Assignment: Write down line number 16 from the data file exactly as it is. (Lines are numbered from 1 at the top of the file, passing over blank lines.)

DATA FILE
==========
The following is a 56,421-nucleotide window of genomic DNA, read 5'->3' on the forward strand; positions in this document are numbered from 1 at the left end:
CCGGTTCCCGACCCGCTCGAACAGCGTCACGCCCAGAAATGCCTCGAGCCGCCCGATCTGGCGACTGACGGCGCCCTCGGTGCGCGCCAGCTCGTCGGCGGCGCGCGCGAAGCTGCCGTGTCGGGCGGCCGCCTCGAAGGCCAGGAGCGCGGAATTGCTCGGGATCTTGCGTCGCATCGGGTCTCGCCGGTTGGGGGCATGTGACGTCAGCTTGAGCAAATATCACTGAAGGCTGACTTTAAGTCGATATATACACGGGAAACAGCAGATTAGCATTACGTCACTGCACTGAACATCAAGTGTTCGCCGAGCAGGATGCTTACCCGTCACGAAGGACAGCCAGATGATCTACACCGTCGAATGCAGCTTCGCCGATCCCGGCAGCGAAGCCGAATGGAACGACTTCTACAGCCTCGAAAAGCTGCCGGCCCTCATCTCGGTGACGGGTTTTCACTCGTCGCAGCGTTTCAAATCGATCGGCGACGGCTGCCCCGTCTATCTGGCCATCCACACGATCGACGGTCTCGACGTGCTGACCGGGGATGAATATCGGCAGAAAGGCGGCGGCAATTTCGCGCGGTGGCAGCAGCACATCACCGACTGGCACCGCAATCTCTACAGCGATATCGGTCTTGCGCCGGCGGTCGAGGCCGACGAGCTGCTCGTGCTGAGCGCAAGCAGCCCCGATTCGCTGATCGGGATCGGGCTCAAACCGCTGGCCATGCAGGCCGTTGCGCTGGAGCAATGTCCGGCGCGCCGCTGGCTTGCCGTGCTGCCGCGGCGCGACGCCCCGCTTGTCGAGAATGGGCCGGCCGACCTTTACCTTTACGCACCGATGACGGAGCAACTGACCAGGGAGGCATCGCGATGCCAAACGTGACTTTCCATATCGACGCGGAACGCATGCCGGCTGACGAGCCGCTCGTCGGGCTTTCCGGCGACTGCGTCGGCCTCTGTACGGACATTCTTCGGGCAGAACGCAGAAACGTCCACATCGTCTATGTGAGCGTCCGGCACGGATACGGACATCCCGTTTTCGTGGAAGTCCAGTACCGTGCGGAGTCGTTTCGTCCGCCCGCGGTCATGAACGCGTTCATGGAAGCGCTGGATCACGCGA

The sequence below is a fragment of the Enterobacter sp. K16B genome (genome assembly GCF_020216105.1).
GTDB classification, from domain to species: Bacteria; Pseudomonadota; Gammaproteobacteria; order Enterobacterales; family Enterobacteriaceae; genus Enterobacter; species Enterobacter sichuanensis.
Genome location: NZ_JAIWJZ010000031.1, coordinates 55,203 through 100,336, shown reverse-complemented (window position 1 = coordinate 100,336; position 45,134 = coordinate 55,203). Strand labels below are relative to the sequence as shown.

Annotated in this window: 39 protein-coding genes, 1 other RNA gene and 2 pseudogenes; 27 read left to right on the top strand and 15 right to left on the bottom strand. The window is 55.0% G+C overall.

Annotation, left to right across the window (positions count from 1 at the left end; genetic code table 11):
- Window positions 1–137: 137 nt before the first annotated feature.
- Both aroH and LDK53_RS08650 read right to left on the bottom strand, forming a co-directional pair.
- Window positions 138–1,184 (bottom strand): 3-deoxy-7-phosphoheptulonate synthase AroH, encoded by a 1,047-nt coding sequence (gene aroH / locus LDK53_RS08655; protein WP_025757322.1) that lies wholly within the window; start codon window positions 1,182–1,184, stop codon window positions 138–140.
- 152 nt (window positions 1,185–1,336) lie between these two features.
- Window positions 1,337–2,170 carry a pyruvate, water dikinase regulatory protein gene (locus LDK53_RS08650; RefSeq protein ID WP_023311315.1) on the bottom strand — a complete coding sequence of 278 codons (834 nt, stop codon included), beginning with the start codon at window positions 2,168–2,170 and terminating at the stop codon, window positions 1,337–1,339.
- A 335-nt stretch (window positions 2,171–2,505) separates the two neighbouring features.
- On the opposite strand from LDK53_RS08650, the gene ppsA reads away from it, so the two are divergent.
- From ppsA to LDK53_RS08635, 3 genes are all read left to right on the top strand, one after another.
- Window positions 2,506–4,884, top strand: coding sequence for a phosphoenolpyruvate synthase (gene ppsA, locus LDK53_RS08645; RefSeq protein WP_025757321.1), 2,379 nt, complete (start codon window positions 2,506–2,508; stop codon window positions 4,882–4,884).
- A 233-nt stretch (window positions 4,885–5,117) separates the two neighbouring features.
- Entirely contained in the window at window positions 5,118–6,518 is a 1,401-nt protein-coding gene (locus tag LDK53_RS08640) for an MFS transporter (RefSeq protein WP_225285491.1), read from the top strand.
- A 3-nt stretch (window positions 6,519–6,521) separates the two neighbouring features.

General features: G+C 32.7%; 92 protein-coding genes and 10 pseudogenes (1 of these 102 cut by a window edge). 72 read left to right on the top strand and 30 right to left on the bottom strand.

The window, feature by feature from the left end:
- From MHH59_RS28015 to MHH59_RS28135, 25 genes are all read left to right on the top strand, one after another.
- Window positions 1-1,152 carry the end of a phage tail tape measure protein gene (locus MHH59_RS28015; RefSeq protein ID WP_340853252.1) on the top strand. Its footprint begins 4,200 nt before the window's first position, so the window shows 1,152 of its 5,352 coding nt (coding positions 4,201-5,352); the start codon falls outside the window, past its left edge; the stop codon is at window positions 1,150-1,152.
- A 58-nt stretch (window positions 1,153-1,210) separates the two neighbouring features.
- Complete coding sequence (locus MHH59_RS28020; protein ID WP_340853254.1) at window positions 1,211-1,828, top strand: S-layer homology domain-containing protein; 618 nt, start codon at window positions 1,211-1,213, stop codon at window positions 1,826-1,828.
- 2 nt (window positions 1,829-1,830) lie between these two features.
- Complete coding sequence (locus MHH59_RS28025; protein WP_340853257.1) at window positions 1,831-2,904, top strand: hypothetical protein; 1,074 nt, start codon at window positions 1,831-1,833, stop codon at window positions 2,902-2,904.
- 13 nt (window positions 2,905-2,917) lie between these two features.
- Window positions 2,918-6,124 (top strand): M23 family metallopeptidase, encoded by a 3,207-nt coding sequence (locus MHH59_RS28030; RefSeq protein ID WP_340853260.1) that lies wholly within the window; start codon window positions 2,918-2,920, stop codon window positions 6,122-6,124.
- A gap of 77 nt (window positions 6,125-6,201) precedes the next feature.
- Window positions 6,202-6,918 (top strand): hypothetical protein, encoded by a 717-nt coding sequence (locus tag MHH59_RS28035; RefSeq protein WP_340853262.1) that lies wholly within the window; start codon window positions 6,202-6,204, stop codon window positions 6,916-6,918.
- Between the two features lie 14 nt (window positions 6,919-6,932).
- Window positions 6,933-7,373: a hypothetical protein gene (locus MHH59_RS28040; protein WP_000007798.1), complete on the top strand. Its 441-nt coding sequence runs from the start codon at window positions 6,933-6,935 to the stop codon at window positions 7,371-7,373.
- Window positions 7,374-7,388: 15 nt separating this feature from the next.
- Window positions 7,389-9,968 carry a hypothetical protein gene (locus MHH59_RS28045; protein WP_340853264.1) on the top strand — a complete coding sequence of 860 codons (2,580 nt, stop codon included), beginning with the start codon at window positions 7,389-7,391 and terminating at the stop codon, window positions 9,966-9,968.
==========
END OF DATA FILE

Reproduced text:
- Window positions 2,506–4,884, top strand: coding sequence for a phosphoenolpyruvate synthase (gene ppsA, locus LDK53_RS08645; RefSeq protein WP_025757321.1), 2,379 nt, complete (start codon window positions 2,506–2,508; stop codon window positions 4,882–4,884).